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Tuesday, 26 August 2014

autobiography (reflective thoughts and feelings of Jennifer Ennis)

Jessica Ennis: My story from beating the school bullies to becoming a golden girl

Here, in an exclusive extract from her new autobiography Jessica Ennis: Unbelievable – From My Childhood Dreams to Winning Olympic Gold, she describes how she beat the bullies.
I am crying. I am a Sheffield schoolgirl writing in her diary about the bullies awaiting me tomorrow.
They stand menacingly by the gates and lurk unseen in my head, mocking my size and status.
They make a small girl shrink, and I feel insecure and frightened.
I pour the feelings out into words on the page, as if exposing them in some way will help, but nobody sees my diary.
It is kept in my room as a hidden tale of hurt.
Fast forward two decades and I am crying again. I am standing in a cavernous arena in London.
Suddenly, the pain and suffering and frustration give way to a flood of overwhelming emotion.
In the middle of this enormous arena I feel smaller than ever, but I puff out my chest, look to the flag and stand tall.
It has been a long and winding road from the streets of Sheffield to the tunnel that feeds into the Olympic Stadium like an artery.
I am Jessica Ennis. I have been called many things, from tadpole to poster girl, but I have had to fight to make that progression.
I smile and am polite and so people think it comes easily, but it doesn’t.
I am not one of those athletes who slap their thighs and snarl before a competition, but there is a competitive animal inside, waiting to get out and fight for survival and recognition.
Cover shoots and billboards are nice, but they are nothing without the work and I have left blood, sweat and tears on tracks all over the world.
It is an age where young people are fed ideas of quick-fix fame and instant celebrity, but the tears mean more if the journey is hard.
So I don’t cry crocodile tears; I cry the real stuff.
In 1993 my parents sent me to Sharrow Junior School.
In terms of academic results it was not the best, but Mum was keen for me to go somewhere that had a rich mix of races and cultures.
I was the smallest in the class and I became more self-conscious about it as the years went by.
Swimming was a particular ordeal, and in my mind now, I can still see this young, timid wisp standing by the side of a pool in her red swimming costume quaking with anxiety.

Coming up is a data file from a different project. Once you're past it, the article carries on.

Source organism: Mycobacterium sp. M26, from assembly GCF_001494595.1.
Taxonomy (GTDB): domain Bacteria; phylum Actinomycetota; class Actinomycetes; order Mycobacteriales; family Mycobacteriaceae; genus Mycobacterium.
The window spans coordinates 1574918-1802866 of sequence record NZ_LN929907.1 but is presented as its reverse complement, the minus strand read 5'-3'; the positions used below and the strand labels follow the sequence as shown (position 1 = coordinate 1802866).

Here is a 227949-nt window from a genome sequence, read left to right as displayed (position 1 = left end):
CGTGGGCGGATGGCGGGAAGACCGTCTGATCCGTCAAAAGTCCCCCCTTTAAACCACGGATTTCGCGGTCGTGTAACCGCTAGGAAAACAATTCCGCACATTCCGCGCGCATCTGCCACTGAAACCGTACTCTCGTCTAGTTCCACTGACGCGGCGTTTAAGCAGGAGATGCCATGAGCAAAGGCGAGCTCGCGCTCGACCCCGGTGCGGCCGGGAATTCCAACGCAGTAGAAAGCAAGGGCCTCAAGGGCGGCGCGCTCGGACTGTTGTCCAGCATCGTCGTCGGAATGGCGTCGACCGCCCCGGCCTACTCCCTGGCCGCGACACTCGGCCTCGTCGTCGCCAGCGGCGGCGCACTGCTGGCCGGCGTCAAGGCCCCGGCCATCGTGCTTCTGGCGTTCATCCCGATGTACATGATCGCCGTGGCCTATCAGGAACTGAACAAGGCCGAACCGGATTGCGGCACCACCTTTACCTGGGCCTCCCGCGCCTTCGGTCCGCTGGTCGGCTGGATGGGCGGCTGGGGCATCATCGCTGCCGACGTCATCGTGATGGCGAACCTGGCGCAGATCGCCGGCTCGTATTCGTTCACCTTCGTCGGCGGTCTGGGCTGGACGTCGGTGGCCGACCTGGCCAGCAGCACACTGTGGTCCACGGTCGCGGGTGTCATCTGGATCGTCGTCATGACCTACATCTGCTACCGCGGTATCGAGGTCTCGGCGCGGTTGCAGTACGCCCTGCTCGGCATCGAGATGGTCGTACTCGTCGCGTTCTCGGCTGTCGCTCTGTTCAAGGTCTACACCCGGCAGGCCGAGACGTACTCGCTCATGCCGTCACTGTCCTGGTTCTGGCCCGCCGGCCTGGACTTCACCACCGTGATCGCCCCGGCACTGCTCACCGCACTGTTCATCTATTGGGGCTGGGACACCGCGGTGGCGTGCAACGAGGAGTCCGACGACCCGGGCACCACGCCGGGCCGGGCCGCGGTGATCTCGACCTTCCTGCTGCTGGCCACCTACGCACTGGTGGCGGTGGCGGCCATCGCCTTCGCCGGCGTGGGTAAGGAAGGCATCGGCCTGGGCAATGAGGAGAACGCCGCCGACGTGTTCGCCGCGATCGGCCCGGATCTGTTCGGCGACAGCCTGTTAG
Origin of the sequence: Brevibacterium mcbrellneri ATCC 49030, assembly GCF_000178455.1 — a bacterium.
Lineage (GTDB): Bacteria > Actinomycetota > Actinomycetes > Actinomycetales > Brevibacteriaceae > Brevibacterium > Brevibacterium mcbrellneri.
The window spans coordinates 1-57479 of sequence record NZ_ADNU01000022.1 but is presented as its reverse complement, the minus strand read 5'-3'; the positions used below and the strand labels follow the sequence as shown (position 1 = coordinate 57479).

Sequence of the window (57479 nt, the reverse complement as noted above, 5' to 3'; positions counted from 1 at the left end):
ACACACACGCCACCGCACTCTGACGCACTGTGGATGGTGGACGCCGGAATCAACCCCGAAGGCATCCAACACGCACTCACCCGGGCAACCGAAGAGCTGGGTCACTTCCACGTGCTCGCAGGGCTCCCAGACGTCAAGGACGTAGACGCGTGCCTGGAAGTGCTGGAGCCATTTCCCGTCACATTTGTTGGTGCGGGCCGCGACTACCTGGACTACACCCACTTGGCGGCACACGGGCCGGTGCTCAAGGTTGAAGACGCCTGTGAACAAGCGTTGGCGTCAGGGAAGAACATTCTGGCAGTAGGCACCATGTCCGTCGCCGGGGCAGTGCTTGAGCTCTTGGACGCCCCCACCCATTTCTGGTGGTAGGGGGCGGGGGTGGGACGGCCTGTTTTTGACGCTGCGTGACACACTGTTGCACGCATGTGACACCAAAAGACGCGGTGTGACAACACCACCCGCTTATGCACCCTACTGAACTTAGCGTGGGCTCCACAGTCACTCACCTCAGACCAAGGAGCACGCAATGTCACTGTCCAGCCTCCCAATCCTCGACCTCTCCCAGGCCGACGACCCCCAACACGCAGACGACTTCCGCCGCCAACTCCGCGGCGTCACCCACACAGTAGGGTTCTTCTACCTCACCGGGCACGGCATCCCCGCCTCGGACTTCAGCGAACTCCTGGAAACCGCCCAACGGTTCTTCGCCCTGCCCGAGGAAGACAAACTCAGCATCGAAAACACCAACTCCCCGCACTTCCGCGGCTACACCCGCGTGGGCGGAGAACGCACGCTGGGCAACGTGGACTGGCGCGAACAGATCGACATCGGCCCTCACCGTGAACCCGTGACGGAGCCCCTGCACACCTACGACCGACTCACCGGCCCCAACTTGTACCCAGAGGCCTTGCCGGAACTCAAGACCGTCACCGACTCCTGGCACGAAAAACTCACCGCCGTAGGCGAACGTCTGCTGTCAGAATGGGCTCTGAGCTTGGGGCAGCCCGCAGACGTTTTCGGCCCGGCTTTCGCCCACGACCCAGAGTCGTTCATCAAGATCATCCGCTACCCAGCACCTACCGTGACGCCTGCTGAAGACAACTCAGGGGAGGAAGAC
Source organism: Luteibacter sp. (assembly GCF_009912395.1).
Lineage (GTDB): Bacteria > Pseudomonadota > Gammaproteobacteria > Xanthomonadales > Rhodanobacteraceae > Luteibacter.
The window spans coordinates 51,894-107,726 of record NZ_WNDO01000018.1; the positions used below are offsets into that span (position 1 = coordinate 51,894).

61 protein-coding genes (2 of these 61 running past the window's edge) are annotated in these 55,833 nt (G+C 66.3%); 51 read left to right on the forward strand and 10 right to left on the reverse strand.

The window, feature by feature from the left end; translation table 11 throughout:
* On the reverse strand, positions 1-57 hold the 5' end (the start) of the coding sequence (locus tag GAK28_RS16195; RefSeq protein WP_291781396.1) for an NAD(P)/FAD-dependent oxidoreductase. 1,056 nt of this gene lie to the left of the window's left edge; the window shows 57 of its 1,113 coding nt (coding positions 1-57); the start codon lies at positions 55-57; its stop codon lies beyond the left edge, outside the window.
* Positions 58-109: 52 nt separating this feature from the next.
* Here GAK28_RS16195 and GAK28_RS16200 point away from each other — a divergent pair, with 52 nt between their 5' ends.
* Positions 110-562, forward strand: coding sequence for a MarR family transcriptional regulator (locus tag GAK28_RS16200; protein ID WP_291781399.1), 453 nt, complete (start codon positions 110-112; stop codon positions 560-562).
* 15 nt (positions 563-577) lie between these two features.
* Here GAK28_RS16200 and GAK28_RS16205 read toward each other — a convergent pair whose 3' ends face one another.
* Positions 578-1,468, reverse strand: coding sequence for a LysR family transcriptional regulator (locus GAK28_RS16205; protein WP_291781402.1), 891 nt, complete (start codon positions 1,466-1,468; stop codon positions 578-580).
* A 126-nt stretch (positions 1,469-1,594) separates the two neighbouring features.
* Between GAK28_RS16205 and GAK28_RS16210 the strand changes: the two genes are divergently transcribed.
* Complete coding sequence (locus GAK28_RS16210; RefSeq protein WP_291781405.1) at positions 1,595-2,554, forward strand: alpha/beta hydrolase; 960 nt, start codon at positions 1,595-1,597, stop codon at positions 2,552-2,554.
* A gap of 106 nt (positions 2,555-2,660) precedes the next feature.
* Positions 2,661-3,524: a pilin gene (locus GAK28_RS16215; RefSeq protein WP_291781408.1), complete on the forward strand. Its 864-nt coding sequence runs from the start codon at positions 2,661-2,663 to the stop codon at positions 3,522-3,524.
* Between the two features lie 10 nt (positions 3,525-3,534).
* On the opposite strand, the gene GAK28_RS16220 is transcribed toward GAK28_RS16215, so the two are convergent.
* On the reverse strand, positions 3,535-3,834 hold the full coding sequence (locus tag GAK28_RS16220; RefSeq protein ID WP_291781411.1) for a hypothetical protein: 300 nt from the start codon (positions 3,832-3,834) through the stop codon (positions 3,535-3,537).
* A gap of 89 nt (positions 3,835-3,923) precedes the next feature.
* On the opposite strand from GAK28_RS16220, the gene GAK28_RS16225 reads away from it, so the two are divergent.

I was small and scraggy and that was when the bullying started.
There were two girls who were really nasty to me. They did not hit me, but bullying can take on many forms and the abuse and name-calling hurt.
The saying about sticks and stones breaking bones but words never hurting falls on deaf ears when you are a schoolkid in the throes of a verbal beating.
At that age, girls can be almost paralysed by their self-consciousness, so each nasty little word cut deep wounds.
I went home, cried and wrote in my diary. Perhaps it would be nice to say that one day I fought back and beat the bullies, but I didn’t.
It festered away and became a big thing in my life, leaving me wracked with fear about what they would say or do next.
It got to the point that I dreaded seeing them at school.
And then we moved on to secondary school and I found out that they were going there too. The dread got deeper.
Later, I did tell my mum. ‘They are only jealous of you,’ she replied. But jealous of what? I could not understand it.
I tried to deal with it myself, but that was impossible.
I would rely on my diary and hope for the best, but that was not much of a defence against these scary girls who were dominating my thoughts.
And then, around that time, my mum saw an advert for a summer sports camp at the Don Valley Stadium in Sheffield.
It was my first taste of sport and it would be the first tentative step towards fighting back and getting my own quiet revenge on the bullies.
I started at King Ecgbert’s School in the little village of Dore in South Sheffield in September 1997. I was still terrified on the first day.
I was not a confident child and almost froze when my dad asked me to go and get the paper from the corner shop one day.
‘On my own?’
Dad barely looked at me. ‘Yes, here’s the money.’
He knew I needed to shed some of my inhibitions, but I still remember going to big school and being frightened.
There were two buildings, Wessex and Mercia, separated by a changeover path, and as I was edging along it one day, I heard an older girl say: ‘Oh, look at her, she’s so tiny and cute.’ That made me feel 10 times worse.
Sport, though, was becoming an outlet for the insecurities and I found I was good at it. Gradually, I became more popular.
The two bullies were still there, but if I was talking to anyone going through something similar I would stress things change quickly.
It does not seem like it at the time, of course, with every week an endless agony of groundhog days, but it soon fades.
I slowly made friends and the tide turned. The same girls who had bullied me now wanted to be friends.
It was all part of that whirlpool of hormones and petty jealousies that is part of being a young girl.
Now I do not think they were inherently nasty people, but I know what I have done with my life and I think I am in a better position.

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